Essentially, regardless of who occupies the Oval after the election, India-U.S. ties are well-institutionalized and only bound to grow amid the emerging international political and security climate. With conditions leading to what many see as a new Cold War, the U.S. will need strong partners in the Asian region that are not only committed to liberal ideals of a rules-based order, but also capable of withstanding China’s might and pursuing a power-parity relationship with Washington under tense regional circumstances. 

 

India is poised to be such a strategic ally. Yet, for their ties to prosper, India and the U.S. must overcome obstacles and be guided by mutual respect and a genuine drive to fulfill shared ambitions on the global stage, rather than a mere distrust of China. 

 

 

India-U.S. Ties: The Immediate Future

 

A strong India-U.S. partnership is undoubtedly one of Beijing’s key concerns. It would mean a stronger and militarily more capable India at its border, thereby creating a real chance of defeat at the hands of a power Beijing considers far inferior. For Xi, a face loss, if not a military loss, in the border dispute could potentially weaken his leadership stature, and in the long-term the Chinese Communist Party’s (CCP) domestic hold. Therefore, China will do all that it can to keep both consequential democracies strategically apart from each other – likely through its own brand of coercion.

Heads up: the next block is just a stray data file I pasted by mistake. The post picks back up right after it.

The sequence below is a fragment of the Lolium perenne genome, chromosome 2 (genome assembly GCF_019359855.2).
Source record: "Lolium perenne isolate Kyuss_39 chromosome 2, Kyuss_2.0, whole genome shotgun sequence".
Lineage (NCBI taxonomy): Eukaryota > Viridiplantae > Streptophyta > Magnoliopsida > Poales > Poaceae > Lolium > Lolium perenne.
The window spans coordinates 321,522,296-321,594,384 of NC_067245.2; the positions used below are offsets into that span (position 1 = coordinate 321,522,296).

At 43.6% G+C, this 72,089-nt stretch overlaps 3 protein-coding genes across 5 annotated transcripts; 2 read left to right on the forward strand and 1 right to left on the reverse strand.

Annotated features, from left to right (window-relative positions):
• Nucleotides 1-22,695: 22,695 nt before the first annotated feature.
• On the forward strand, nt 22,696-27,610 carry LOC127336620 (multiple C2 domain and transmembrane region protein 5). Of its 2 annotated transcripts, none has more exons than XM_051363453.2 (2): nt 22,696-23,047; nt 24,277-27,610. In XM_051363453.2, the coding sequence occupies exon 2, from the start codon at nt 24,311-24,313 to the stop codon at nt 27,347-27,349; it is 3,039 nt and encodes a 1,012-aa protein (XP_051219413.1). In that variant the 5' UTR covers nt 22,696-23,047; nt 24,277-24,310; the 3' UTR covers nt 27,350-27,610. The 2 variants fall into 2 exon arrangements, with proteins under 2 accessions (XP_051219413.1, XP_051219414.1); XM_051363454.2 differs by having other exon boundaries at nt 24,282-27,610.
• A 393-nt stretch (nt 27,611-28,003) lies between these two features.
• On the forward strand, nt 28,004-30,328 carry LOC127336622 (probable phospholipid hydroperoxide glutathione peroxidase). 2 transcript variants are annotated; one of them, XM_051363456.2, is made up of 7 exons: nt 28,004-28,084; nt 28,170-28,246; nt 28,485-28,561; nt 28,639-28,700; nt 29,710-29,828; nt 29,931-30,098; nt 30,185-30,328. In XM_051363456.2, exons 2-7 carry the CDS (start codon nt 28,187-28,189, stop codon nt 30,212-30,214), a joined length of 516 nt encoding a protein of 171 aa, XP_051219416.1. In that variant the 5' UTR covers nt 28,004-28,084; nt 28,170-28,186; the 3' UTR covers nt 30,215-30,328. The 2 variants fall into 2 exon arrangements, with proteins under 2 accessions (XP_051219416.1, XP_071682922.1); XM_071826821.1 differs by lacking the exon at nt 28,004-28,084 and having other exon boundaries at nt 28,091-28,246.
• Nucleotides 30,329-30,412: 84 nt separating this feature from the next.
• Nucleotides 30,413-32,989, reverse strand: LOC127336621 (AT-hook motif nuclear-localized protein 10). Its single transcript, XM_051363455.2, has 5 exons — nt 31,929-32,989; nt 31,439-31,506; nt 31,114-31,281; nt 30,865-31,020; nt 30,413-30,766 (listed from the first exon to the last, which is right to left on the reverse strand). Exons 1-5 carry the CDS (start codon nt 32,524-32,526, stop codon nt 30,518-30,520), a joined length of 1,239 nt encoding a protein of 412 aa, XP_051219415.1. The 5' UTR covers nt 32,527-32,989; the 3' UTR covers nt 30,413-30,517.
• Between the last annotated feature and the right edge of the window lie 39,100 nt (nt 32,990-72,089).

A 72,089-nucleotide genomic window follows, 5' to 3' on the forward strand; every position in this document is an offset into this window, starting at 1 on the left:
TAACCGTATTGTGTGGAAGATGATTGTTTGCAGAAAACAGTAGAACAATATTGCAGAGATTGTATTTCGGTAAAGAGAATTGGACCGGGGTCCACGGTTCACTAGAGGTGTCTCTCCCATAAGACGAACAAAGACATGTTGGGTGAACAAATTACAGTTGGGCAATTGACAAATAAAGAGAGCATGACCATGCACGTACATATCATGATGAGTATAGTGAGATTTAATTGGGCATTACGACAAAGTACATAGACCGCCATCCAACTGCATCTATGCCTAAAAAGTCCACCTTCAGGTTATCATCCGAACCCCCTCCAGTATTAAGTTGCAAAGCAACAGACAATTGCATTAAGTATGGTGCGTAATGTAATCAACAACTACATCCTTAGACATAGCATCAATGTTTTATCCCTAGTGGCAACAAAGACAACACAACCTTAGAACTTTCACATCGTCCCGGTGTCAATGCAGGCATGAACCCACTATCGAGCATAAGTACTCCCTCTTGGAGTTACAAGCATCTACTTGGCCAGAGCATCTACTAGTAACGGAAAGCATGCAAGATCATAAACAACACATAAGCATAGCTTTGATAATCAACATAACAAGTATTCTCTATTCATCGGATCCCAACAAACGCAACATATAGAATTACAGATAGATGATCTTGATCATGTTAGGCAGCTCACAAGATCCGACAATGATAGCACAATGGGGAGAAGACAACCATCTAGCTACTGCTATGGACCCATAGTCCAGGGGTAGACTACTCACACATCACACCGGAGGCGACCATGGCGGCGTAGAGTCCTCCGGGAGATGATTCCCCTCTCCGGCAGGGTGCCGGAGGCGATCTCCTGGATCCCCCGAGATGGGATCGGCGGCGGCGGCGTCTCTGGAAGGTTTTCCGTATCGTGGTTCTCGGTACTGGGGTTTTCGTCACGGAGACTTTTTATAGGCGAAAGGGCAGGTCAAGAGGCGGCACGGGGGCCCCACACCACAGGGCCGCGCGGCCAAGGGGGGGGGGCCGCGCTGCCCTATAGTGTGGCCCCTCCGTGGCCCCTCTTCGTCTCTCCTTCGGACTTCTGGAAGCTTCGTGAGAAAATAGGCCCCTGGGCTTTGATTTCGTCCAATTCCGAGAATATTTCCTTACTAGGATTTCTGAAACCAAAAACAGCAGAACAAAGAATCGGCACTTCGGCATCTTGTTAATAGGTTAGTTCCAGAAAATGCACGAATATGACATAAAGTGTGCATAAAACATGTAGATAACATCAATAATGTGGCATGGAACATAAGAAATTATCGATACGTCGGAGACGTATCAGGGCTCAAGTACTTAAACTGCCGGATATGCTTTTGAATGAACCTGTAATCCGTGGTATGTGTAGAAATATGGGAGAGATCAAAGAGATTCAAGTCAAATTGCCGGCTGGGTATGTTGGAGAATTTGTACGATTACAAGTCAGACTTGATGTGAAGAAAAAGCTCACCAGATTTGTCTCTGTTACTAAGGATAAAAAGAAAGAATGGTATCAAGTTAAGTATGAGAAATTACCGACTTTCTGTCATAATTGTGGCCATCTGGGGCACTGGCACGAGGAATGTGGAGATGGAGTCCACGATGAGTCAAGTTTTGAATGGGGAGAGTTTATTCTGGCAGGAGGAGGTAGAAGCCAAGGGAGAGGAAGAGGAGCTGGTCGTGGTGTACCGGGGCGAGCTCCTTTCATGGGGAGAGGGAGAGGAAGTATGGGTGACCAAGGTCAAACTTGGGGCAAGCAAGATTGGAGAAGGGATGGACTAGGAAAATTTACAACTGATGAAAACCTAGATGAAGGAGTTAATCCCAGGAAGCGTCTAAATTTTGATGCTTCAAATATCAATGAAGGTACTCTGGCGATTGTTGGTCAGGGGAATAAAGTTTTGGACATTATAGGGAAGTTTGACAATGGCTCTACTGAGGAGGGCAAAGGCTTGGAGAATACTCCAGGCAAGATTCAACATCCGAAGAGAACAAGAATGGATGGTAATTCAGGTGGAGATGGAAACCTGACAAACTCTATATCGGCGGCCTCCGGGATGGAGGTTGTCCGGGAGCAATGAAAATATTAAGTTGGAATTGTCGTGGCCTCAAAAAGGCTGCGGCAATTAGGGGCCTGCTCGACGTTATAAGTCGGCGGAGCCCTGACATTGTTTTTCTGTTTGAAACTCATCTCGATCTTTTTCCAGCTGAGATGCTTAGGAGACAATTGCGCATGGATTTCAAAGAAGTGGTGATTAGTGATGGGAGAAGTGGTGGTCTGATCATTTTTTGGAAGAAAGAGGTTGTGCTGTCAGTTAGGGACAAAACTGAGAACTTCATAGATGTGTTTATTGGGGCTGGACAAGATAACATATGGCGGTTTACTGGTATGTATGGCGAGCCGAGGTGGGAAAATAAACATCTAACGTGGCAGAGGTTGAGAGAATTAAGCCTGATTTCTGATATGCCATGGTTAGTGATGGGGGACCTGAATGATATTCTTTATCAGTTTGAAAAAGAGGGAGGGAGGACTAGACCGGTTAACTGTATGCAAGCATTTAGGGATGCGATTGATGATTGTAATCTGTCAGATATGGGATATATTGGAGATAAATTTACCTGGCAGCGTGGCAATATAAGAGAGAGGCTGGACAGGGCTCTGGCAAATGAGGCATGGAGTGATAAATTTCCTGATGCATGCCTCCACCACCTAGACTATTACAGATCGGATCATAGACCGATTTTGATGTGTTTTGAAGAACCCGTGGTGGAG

Under such conditions, India and the U.S. must necessarily look towards ways of embedding their ties through bilateral treaties and agreements and institute effective mechanisms for enhancing multilateral cooperation. 

 

Moreover, it is important that bilateral contracts reflect an equal partnership without applying unequal demands. One aspect of this could be the BECA agreement. New Delhi must renew its focus on this geo-spatial pact and be more proactive with the aim of finalizing the accord urgently if it wants to proceed with its pointed alignment strategy. 

 

Leaving its conclusion to post-U.S. elections would only delay matters further, given the political maneuvering that is likely to take place with a new leadership.

 

Both countries should also explore opportunities for bilateral defense commerce, co-production, research and development, intelligence sharing and cyber security. The U.S. and India hold some pacts in the above-stated arenas, yet they are limited and there exists a need for greater collaborations under the new emerging security scenario.